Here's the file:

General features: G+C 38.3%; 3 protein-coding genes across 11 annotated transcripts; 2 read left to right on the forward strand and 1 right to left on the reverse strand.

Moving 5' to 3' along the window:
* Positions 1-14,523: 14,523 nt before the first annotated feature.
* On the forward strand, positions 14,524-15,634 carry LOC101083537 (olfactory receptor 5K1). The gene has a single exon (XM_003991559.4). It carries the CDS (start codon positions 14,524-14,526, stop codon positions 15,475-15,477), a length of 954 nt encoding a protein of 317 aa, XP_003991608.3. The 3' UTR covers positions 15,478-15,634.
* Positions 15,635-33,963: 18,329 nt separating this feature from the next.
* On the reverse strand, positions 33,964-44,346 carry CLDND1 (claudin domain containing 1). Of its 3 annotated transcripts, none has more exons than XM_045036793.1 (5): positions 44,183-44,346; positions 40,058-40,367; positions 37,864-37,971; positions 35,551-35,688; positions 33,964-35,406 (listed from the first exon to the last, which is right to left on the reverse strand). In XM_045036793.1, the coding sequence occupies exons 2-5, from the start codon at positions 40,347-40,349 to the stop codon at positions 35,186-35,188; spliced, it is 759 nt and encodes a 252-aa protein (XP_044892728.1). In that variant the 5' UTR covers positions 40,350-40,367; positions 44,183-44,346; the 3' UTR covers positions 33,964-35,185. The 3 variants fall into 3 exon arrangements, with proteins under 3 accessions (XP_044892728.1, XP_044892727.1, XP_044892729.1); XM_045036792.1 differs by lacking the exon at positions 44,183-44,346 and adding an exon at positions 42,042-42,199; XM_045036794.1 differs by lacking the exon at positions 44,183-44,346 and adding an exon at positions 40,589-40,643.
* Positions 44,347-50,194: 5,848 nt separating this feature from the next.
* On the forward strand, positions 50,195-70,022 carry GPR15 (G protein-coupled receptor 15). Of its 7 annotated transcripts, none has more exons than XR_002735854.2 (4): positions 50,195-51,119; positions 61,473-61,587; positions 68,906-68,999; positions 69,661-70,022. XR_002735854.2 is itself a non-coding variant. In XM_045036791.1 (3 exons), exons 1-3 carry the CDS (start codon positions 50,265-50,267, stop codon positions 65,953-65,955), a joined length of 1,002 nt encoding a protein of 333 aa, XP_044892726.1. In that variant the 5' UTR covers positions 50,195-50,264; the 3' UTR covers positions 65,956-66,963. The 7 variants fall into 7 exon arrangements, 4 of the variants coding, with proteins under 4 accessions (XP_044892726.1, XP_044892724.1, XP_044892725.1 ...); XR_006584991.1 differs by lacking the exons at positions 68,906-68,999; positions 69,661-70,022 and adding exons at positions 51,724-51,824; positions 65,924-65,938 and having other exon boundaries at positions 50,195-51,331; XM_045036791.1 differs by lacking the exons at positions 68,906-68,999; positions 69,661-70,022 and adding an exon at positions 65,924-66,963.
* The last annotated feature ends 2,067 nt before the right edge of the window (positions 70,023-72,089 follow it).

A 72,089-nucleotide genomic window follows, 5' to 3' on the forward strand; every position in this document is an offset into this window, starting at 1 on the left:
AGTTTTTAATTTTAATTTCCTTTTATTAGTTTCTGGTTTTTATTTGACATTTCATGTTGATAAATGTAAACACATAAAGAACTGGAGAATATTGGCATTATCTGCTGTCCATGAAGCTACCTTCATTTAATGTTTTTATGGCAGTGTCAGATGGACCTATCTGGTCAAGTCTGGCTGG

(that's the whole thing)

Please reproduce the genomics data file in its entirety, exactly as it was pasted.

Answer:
General features: G+C 38.3%; 3 protein-coding genes across 11 annotated transcripts; 2 read left to right on the forward strand and 1 right to left on the reverse strand.

Moving 5' to 3' along the window:
* Positions 1-14,523: 14,523 nt before the first annotated feature.
* On the forward strand, positions 14,524-15,634 carry LOC101083537 (olfactory receptor 5K1). The gene has a single exon (XM_003991559.4). It carries the CDS (start codon positions 14,524-14,526, stop codon positions 15,475-15,477), a length of 954 nt encoding a protein of 317 aa, XP_003991608.3. The 3' UTR covers positions 15,478-15,634.
* Positions 15,635-33,963: 18,329 nt separating this feature from the next.
* On the reverse strand, positions 33,964-44,346 carry CLDND1 (claudin domain containing 1). Of its 3 annotated transcripts, none has more exons than XM_045036793.1 (5): positions 44,183-44,346; positions 40,058-40,367; positions 37,864-37,971; positions 35,551-35,688; positions 33,964-35,406 (listed from the first exon to the last, which is right to left on the reverse strand). In XM_045036793.1, the coding sequence occupies exons 2-5, from the start codon at positions 40,347-40,349 to the stop codon at positions 35,186-35,188; spliced, it is 759 nt and encodes a 252-aa protein (XP_044892728.1). In that variant the 5' UTR covers positions 40,350-40,367; positions 44,183-44,346; the 3' UTR covers positions 33,964-35,185. The 3 variants fall into 3 exon arrangements, with proteins under 3 accessions (XP_044892728.1, XP_044892727.1, XP_044892729.1); XM_045036792.1 differs by lacking the exon at positions 44,183-44,346 and adding an exon at positions 42,042-42,199; XM_045036794.1 differs by lacking the exon at positions 44,183-44,346 and adding an exon at positions 40,589-40,643.
* Positions 44,347-50,194: 5,848 nt separating this feature from the next.
* On the forward strand, positions 50,195-70,022 carry GPR15 (G protein-coupled receptor 15). Of its 7 annotated transcripts, none has more exons than XR_002735854.2 (4): positions 50,195-51,119; positions 61,473-61,587; positions 68,906-68,999; positions 69,661-70,022. XR_002735854.2 is itself a non-coding variant. In XM_045036791.1 (3 exons), exons 1-3 carry the CDS (start codon positions 50,265-50,267, stop codon positions 65,953-65,955), a joined length of 1,002 nt encoding a protein of 333 aa, XP_044892726.1. In that variant the 5' UTR covers positions 50,195-50,264; the 3' UTR covers positions 65,956-66,963. The 7 variants fall into 7 exon arrangements, 4 of the variants coding, with proteins under 4 accessions (XP_044892726.1, XP_044892724.1, XP_044892725.1 ...); XR_006584991.1 differs by lacking the exons at positions 68,906-68,999; positions 69,661-70,022 and adding exons at positions 51,724-51,824; positions 65,924-65,938 and having other exon boundaries at positions 50,195-51,331; XM_045036791.1 differs by lacking the exons at positions 68,906-68,999; positions 69,661-70,022 and adding an exon at positions 65,924-66,963.
* The last annotated feature ends 2,067 nt before the right edge of the window (positions 70,023-72,089 follow it).

A 72,089-nucleotide genomic window follows, 5' to 3' on the forward strand; every position in this document is an offset into this window, starting at 1 on the left:
AGTTTTTAATTTTAATTTCCTTTTATTAGTTTCTGGTTTTTATTTGACATTTCATGTTGATAAATGTAAACACATAAAGAACTGGAGAATATTGGCATTATCTGCTGTCCATGAAGCTACCTTCATTTAATGTTTTTATGGCAGTGTCAGATGGACCTATCTGGTCAAGTCTGGCTGG